Kids from Hard Places

Being back to 4 kids again has been another adventure. I am not able to share any details here about our current placement in order to preserve confidentiality, but I can speak in generalities about foster care and what God is teaching me.

Children from hard places are precious and beautiful. Yet when they enter into your home, whether it is temporary or permanent, it is tough to always know how to feel. It is one of those strange things because family, neighbors and friends who have been aware of your fostering journey say “congrats” on the new placement.  And rightly so—it is exciting.  But it is also hard—hard because that child has had tremendous loss, and they are hurting; hard because you are entering into that hurt right along with them, and it means a lot of ups and downs.

Such ups and downs are particularly present when the child is not a baby that you can bond with through babywearing and bottle feeding (something I have loved doing with several of our foster kids)—connecting with kids in the next stage takes tremendous focus, intentionality, thought, and often the right words, expressions and gentle touch at the right times. Yet there is also tremendous joy, because the little ones “just want to be loved” (to quote Maria’s words to Captain VonTrapp); children eat up the attention and love to feel safe.  For example, a little girl might slowly extend her heart, choosing to risk by trusting. Then fear comes in and she closes up; she pulls back the trust a little bit; then she extends it again—yes, no, yes, no—it is a bit of a dance. You try to be consistent. You want to be consistent, and to truly display unconditional love, but you know that your tone is not always quite right; that your patience is not interminable… You also recognize that the adjustment your other kids are going through is pulling your attention towards them too…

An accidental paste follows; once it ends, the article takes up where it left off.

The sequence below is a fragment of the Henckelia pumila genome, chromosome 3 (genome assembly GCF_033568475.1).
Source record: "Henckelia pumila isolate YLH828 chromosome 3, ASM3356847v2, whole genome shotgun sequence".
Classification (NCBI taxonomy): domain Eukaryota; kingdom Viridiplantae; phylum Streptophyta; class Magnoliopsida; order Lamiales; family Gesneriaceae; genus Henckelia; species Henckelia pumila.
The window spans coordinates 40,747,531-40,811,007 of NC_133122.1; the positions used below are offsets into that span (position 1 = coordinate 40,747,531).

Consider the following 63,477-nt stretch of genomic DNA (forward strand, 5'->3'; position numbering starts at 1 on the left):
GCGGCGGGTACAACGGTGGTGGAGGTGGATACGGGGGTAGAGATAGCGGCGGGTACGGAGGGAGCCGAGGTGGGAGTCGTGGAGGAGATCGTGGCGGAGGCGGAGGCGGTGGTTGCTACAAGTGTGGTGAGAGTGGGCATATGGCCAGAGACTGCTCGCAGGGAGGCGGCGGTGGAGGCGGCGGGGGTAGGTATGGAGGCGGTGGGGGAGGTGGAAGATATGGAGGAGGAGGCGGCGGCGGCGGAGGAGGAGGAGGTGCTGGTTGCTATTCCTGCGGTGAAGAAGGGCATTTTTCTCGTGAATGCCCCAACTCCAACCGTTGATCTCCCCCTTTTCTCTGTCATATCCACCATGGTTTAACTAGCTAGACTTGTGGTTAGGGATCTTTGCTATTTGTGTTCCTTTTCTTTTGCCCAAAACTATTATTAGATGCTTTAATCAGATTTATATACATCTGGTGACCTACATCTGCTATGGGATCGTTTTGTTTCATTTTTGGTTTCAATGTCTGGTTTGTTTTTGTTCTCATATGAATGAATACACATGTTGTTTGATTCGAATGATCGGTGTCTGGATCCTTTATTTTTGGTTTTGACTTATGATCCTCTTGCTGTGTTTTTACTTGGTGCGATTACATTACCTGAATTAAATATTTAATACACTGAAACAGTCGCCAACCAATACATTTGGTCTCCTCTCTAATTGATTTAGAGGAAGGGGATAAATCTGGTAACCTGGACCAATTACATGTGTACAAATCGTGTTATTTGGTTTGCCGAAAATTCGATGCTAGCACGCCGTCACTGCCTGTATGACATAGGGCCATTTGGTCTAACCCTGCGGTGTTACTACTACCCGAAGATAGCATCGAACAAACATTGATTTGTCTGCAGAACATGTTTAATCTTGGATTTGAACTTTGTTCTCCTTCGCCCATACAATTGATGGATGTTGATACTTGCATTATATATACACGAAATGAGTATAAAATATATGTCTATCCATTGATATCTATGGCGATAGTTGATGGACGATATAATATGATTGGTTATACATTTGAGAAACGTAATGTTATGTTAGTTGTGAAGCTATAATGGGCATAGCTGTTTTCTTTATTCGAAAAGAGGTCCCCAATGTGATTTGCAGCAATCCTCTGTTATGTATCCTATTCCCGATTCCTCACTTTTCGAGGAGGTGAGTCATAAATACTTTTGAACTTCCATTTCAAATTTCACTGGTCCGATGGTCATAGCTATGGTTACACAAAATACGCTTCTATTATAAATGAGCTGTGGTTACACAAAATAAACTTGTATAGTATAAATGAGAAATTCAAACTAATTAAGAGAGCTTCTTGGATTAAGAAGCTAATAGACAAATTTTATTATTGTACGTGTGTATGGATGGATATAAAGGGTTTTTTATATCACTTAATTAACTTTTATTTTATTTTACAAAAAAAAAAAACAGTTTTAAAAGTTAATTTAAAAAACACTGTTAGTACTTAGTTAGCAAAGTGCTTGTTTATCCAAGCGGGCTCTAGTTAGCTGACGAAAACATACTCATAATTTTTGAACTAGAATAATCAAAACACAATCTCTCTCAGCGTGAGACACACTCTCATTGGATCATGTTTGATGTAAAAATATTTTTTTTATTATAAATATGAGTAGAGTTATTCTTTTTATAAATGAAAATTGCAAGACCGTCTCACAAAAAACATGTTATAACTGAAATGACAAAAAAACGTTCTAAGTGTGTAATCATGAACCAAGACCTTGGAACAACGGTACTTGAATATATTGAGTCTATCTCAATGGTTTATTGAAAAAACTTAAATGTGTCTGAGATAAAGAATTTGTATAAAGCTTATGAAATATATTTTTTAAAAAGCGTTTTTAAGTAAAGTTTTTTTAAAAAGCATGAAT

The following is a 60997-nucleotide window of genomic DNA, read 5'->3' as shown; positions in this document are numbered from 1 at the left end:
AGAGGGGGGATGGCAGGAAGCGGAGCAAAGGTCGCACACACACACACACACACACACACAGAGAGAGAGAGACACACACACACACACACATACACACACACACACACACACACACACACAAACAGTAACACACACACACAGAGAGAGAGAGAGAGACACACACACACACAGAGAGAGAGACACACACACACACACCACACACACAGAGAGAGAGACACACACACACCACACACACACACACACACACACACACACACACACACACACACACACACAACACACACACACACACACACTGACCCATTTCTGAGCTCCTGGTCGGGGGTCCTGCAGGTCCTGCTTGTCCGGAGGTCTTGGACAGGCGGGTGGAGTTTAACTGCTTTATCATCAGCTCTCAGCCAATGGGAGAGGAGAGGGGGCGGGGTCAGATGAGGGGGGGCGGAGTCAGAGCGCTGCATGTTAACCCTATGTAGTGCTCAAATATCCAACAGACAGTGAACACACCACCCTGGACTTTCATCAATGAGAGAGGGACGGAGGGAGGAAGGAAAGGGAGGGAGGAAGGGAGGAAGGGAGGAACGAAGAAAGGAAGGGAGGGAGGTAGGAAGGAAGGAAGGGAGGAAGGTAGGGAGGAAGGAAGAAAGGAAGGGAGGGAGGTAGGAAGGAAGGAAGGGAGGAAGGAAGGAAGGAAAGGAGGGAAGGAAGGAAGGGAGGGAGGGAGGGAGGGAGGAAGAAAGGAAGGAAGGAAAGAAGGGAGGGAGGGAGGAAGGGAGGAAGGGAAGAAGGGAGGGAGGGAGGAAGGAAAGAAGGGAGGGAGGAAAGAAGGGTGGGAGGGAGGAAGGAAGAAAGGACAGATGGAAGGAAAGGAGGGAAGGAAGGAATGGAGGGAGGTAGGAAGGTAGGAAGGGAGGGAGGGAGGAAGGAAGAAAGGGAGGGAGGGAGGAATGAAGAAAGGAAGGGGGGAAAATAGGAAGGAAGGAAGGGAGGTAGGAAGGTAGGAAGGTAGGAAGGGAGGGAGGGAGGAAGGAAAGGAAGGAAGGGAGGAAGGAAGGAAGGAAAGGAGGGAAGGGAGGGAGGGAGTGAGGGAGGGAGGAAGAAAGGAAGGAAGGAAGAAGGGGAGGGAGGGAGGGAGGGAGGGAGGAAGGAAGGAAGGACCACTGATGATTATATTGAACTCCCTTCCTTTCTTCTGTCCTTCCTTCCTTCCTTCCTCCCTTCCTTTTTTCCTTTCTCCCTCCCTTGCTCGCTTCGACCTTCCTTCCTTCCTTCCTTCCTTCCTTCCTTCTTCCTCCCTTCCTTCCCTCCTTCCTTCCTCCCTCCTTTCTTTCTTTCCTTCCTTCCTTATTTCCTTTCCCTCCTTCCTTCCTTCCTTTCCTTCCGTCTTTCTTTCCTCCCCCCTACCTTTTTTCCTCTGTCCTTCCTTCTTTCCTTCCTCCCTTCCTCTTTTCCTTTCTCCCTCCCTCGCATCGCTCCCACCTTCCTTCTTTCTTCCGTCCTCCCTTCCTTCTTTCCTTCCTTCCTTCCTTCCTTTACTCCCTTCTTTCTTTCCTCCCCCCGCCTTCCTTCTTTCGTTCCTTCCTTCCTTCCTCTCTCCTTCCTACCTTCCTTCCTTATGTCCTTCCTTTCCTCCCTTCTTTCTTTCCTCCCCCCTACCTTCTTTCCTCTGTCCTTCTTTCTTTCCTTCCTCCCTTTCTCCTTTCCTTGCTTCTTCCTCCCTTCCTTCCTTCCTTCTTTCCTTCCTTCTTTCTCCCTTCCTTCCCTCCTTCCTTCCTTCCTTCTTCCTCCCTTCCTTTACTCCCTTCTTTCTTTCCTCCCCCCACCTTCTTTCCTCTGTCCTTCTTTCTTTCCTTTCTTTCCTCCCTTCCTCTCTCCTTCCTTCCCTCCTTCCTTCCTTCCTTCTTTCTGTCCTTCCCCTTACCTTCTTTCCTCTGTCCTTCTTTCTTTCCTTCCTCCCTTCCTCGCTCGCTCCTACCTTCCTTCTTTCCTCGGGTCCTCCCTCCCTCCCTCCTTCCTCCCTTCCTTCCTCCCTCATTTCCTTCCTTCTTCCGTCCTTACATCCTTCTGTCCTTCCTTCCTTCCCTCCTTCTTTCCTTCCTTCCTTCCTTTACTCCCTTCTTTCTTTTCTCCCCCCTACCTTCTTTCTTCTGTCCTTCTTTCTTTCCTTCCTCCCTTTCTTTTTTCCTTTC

Yet there is powerful hope underlying the whole experience. Why? Because you get to be part of helping a child learn what it means to be loved, safe, and accepted, and not because they deserve it or are doing everything right, but just because they are who they are and that is special. Because you know God made them and loves them too.  Unfortunately many kids—especially those who have been in foster care for a while—are used to being labeled “good” or “bad” and see themselves that way. They are on the lookout for if someone is “angry” in order to figure out how to react. But they can only be free once they understand relationally that they are safe and free of labels and judgment. That cannot happen overnight, and many emotions emerge, erupt and bubble up in the process. [If you want to learn more about helping kids like this, a great resource we have found is the TBRI work of Karyn Purvis—shameless plug].

As I connect with a new little one in our family, I have hope for the long term, and I have hope for the now.  I cling to some promises in scripture, like Galatians 6:9, which says “And let us not grow weary of doing good, for in due season we will reap, if we do not give up.”  Sometimes, however, I do feel weary. So what do I do then? Well, if I am relying on my own strength, I get frustrated that I am weary and I blame myself for each and every mistake and every negative thought. But if I am thinking rightly, I remind myself of the Gospel—the good news that, just as I love my children whether they obey or not, God loves me, and my right-ness is only because I am “in Christ.” So I can remember that the gospel is not just for when I first believed in Jesus, but for each moment. Colossians 2:6-7 says “Therefore, as you received Christ Jesus the Lord, so walk in him, rooted and built up in him and established in the faith, just as you were taught, abounding in thanksgiving.” My strength and my power and my growth and my hope are “in Him,” not in perfectly following my plan of how to be a great foster mom. Yet I can grow, “built up” in truth and grace and “walking” in the power of the Holy Spirit. Now that is indeed good news.